- - Sunday, February 28, 2016


In “Socialism’s strange appeal” (Web, Feb. 21), writer Stephen Moore asserts that Democratic presidential candidate Bernie Sanders and socialism “can’t handle [the] reality” of economic freedom. While Mr. Moore gives us reasons to believe that socialism is bad, he never offers reasons to support his original claim, which he states at the beginning and end of the piece. If anything, this is simply a rant criticizing socialism and liberal politics.

I don’t think Mr. Moore took the time to comprehend Mr. Sanders‘ political views. Mr. Sanders is not a socialist; despite labeling himself a democratic socialist, his views in fact reflect a social democracy, a la Sweden and Denmark. In his piece, Mr. Moore uses Sweden and Denmark as examples of countries straying away from “pure-bred Bernie Sanders socialism.” However, Sweden’s archaic inheritance tax, which hurt family businesses, was abolished by a unanimous vote (yes, social democrats can support tax bans) and Mr. Moore provides no evidence of Denmark’s political regression. It’s also ironic how these countries are “mostly free,” according to the Economic Freedom of the World index, with scores significantly above the world average. Denmark is a mere tenth of a point below the United States.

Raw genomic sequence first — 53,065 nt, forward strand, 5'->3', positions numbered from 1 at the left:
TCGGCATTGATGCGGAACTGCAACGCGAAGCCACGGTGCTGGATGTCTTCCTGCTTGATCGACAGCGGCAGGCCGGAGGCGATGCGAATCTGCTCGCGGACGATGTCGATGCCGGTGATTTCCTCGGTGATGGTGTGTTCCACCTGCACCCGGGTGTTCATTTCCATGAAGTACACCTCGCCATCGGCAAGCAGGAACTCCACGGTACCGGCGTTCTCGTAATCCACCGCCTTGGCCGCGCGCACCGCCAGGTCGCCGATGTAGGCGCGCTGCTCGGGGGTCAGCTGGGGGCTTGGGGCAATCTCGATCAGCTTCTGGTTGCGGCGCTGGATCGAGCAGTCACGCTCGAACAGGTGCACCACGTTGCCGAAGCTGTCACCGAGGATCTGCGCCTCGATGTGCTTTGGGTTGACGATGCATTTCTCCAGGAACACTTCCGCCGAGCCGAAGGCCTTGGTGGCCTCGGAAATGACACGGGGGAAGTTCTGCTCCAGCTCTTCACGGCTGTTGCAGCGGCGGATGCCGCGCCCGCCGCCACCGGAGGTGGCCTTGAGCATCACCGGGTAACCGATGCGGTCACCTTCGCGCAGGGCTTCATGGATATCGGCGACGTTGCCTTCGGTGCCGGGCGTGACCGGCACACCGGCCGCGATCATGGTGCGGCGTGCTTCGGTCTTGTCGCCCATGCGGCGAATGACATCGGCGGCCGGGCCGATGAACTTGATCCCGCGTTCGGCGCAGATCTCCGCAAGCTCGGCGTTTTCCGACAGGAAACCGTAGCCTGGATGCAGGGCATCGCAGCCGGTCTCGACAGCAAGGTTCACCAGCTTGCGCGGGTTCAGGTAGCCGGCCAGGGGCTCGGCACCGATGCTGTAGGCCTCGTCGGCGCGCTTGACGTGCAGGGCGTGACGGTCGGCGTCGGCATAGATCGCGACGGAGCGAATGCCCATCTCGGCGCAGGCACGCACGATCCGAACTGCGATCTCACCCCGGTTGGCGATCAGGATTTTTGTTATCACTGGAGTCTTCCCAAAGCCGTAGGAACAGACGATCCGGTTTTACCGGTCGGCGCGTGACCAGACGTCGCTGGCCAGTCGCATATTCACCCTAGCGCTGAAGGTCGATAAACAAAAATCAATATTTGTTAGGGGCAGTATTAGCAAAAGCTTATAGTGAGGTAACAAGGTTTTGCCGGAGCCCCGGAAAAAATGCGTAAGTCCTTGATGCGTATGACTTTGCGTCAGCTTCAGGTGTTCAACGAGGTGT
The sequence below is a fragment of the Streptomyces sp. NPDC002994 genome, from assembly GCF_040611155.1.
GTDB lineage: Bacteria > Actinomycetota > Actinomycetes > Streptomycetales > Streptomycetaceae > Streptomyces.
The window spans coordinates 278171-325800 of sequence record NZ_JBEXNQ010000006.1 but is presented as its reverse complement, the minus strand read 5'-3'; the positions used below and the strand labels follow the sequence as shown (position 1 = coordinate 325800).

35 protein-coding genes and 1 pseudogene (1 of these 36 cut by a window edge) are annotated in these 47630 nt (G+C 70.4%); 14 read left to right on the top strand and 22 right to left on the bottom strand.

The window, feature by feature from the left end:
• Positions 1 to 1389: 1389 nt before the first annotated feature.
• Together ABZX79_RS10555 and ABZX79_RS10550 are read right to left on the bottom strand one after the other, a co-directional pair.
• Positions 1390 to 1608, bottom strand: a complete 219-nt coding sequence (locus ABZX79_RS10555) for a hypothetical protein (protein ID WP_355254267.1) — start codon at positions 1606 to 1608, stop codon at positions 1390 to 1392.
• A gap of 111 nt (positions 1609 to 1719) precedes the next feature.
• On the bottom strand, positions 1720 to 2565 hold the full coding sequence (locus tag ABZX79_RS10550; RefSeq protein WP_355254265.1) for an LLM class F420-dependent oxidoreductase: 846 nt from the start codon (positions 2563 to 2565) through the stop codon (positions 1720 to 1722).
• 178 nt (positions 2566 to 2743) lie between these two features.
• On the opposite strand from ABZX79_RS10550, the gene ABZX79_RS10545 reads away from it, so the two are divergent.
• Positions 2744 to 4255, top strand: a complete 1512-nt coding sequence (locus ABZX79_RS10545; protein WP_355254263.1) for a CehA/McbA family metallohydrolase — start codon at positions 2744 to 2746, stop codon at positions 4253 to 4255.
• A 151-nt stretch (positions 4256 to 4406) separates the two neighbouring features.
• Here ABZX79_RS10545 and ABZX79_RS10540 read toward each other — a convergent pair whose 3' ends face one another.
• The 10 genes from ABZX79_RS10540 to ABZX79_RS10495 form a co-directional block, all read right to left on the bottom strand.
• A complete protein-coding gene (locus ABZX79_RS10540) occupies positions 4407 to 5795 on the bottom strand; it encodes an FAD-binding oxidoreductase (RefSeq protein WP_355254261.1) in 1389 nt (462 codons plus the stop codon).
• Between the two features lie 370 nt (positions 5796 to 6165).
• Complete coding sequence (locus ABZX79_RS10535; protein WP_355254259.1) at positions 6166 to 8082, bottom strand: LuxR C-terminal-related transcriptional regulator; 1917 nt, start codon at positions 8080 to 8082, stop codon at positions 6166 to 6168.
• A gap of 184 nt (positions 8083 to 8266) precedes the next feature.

As for liberals using Cuba as an example to support a welfare state, which liberal has explicitly supported Cuba, a communist nation? Communism and socialism are very different, and I don’t think Mr. Moore should have brought Cuba into the discussion. The lack of supporting evidence surrounding his claims about it tarnishes his credibility.

Mr. Sanders does not want to hinder economic freedom, nor does he believe that government should own the means of production (the literal definition of socialism). He wants our nation to be more like Scandinavia, whose “healthy, wealthy, and wise” nations have governments and economies that work for everyone. The reality of economic freedom isn’t lost on Mr. Sanders; economic freedom is a core component of his campaign.


Richmond, Va.

Sign up for Daily Opinion Newsletter

Copyright © 2019 The Washington Times, LLC. Click here for reprint permission.

The Washington Times Comment Policy

The Washington Times welcomes your comments on Spot.im, our third-party provider. Please read our Comment Policy before commenting.


Click to Read More and View Comments

Click to Hide